Welcome to the 7th segment of a nine-part series on the big areas of life that addiction/alcoholism and recovery can and need to have (for the recovery part) on our life in general. Please go into whatever archives exist on the site you are reading this to find the article from May of 2014 so you can get caught up on the main four areas. For the sake of bringing some people up to speed and for a quick reminder for those who are following from October(we took a few months breaks to focus on holidays and the new year in recovery) articles, the main or fabulous four areas of life are Physical, Mental, Emotional, Spiritual. Again, see the archives for a detailed breakdown of these areas. This month, we are going to take a closer look at some of the ways that recovery affects the emotional part of our life. Of course, there is so much information on this that it would literally take us at least a few years of daily articles to cover it all. Since you have no desire to spend that much time reading and ditto for me typing, we will cover some basics. As with all articles, I encourage you to do as much further research as you can/want on the subject.
How does recovery affect the emotional part of our lives? The emotional part of addiction, the area we last focused on, is well documented. Almost everyone in or around recovery understands that when a person begins to abuse drugs or alcohol, their emotional growth stops. This occurs when a person is no longer able to emotionally connect to their consequences or rewards. They use (without knowing this) drugs or alcohol to replace or circumvent those emotions. This is a problem for many reasons. Firstly, emotional consequences are what cause us to change as people and secondly, our accomplishments as people would mean little if took no emotional or internal satisfaction from them. In a sense, our emotions dictate the quality of our life and the depth of the connections we have to ourselves, our peers, our family, and our spiritual relationship (whatever that may be to you). So, we are aware of the how’s and why’s of the emotional arresting that occurs in chemical abusers. The question becomes, what can be done about it? Thankfully, there is an answer and it lies in a recovery experience.
Going back to our example from October, let’s look at someone who starting using drugs regularly at the age of 14. The time has come for them to get and stay sober, and they are willing and accepting help. When their journey begins, they are 14 emotionally. What, exactly, does this mean? It simply means that in emotionally stressful or even joyful times, they are more likely to react like a teenager than a fully emotionally mature adult. For example, let’s say our newly sober 35 your old (emotionally 14), is in traffic and they get cut off. An emotionally mature adult would feel frustration or anger but would either honk the horn or more likely just vent to themselves and move over. What does our newly sober friend do? Generally, they either yell at the other driver, threaten them, launch into a profanity-laced tirade, or rage at the other people in the car, scaring them. Basically, he or she would act like a scared kid, which emotionally, they are. The process of emotional sobriety doesn’t mean that someone’s emotions change, it’s the emphasis on “respond not react” that occurs. In treatment and in early recovery an emphasis is made on people learning to step back and think out their responses before launching into action. Think of it like this. How many times have you heard someone say “You know, I really wish I would have reacted more emotionally”? Almost never. What you hear a lot of is “I really wish I would have calmed down before I________________________”. This simple example highlights the change we in treatment teach people in early recovery. Now, does everyone who yells at another person in traffic or wishes they had shown more restraint in an uptight situation an addict? Of course not! But people who have been emotionally blocked are much more likely to react poorly than they are to calm down and respond. Teaching people to process emotions through communication with their support system and to learn how to respond with thought vs react with feeling is a key cornerstone in emotional recovery.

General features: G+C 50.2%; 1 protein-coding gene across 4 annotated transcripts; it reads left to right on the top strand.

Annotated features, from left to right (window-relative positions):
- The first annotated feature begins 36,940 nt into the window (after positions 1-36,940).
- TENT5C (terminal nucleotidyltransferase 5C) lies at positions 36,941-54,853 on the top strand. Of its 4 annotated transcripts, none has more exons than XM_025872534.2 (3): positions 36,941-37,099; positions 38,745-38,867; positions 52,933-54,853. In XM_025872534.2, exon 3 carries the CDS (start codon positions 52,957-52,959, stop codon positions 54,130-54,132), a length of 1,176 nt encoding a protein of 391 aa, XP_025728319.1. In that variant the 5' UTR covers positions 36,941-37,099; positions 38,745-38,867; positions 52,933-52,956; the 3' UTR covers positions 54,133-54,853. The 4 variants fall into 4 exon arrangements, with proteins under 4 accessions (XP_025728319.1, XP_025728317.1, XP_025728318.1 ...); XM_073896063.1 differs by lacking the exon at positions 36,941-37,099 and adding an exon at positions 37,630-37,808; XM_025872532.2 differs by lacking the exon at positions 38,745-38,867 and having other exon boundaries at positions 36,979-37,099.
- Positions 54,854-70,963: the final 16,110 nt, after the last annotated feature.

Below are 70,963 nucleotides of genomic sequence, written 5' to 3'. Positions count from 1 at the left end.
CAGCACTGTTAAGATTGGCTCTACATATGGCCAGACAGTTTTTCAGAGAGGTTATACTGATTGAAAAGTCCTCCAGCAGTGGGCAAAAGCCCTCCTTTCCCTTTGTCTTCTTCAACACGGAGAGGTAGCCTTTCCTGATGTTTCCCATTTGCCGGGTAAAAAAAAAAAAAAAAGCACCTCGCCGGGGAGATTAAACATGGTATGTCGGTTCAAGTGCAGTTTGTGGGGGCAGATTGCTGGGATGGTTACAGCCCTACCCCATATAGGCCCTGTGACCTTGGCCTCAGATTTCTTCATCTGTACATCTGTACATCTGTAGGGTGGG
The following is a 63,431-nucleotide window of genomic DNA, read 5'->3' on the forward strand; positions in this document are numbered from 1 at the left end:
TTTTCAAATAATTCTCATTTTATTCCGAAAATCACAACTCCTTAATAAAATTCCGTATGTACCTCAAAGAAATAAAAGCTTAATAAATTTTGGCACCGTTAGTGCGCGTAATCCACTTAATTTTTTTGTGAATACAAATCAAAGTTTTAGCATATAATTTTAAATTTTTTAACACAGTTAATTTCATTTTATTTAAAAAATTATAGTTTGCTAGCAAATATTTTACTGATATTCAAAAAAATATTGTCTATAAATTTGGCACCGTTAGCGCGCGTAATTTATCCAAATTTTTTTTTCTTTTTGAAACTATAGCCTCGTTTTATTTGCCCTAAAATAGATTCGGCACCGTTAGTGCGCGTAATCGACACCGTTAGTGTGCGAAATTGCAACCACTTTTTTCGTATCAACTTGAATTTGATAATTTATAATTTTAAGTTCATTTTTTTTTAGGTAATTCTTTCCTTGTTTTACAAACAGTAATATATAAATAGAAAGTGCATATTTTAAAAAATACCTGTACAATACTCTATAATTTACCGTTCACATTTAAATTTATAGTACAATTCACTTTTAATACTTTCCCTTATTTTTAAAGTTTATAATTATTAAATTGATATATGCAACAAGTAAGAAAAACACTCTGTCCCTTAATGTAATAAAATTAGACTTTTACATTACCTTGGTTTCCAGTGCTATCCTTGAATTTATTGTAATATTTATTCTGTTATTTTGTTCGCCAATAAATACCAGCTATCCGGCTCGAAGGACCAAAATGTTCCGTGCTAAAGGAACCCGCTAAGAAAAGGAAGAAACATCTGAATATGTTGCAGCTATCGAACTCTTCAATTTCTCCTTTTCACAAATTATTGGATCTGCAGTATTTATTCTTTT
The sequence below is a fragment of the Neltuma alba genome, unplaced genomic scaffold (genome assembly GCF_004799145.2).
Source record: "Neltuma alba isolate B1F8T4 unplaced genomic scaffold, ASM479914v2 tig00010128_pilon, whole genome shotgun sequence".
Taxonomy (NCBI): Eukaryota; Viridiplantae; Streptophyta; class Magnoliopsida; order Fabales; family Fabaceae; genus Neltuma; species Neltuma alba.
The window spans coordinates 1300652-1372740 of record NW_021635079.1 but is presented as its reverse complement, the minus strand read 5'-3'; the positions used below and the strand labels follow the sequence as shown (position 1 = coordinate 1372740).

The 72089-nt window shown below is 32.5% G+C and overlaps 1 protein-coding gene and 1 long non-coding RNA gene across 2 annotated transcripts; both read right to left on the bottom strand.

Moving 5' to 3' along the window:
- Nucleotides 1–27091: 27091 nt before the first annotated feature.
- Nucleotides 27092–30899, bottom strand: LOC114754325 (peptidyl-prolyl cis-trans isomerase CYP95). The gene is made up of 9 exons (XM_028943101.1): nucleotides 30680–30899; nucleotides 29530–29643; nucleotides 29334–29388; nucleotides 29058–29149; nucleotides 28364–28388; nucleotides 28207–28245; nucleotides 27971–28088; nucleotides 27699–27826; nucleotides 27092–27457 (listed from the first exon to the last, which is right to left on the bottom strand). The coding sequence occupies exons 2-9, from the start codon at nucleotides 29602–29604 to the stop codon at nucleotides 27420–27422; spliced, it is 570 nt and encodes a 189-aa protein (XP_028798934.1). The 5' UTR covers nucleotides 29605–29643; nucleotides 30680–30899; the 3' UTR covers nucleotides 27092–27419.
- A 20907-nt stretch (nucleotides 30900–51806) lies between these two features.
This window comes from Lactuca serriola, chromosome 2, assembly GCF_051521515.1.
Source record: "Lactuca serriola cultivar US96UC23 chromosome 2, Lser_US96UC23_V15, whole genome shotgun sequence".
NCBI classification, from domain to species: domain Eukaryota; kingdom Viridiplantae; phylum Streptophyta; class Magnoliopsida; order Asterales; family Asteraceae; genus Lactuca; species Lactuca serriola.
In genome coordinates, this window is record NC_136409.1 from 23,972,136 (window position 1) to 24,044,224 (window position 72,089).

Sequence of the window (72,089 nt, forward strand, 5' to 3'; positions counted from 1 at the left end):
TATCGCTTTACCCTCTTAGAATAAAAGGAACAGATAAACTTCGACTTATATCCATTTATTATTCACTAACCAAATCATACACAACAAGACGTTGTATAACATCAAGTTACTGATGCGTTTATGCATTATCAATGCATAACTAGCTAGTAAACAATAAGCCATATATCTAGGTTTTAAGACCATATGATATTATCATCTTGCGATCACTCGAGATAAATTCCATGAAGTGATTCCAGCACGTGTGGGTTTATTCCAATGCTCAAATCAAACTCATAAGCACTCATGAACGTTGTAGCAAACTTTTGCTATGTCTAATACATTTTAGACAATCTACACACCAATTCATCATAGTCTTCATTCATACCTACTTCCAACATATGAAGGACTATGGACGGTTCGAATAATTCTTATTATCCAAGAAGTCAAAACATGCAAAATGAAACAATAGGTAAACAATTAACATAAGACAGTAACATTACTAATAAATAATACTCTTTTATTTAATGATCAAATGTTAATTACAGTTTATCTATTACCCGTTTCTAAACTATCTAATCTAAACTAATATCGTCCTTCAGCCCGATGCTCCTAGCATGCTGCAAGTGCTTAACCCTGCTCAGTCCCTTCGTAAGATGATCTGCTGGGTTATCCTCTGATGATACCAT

Once our emotions are blocked, we lack the ability to connect to positive things and to enjoy life the way people normally do. Once we experience true recovery and these changes, we can embrace and love life in the same manner that anyone who is functioning well in the world does. This is the crux of the statement about recovering addicts or alcoholics that goes like this, “we may not be normal but we can live normally”. This is the primary purpose of recovery and one of the main goals of treatment.